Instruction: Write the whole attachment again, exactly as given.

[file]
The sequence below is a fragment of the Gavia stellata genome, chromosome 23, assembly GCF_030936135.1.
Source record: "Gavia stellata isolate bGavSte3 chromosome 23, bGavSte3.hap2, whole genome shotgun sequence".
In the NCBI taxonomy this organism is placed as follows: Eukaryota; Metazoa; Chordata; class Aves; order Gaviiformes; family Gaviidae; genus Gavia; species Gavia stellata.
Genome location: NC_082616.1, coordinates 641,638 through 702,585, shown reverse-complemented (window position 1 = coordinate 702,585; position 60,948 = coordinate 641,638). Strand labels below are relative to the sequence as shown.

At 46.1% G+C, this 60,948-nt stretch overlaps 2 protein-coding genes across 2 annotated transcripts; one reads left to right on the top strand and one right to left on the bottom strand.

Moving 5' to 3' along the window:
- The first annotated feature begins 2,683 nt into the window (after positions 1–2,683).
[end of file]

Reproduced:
The sequence below is a fragment of the Gavia stellata genome, chromosome 23, assembly GCF_030936135.1.
Source record: "Gavia stellata isolate bGavSte3 chromosome 23, bGavSte3.hap2, whole genome shotgun sequence".
In the NCBI taxonomy this organism is placed as follows: Eukaryota; Metazoa; Chordata; class Aves; order Gaviiformes; family Gaviidae; genus Gavia; species Gavia stellata.
Genome location: NC_082616.1, coordinates 641,638 through 702,585, shown reverse-complemented (window position 1 = coordinate 702,585; position 60,948 = coordinate 641,638). Strand labels below are relative to the sequence as shown.

At 46.1% G+C, this 60,948-nt stretch overlaps 2 protein-coding genes across 2 annotated transcripts; one reads left to right on the top strand and one right to left on the bottom strand.

Moving 5' to 3' along the window:
- The first annotated feature begins 2,683 nt into the window (after positions 1–2,683).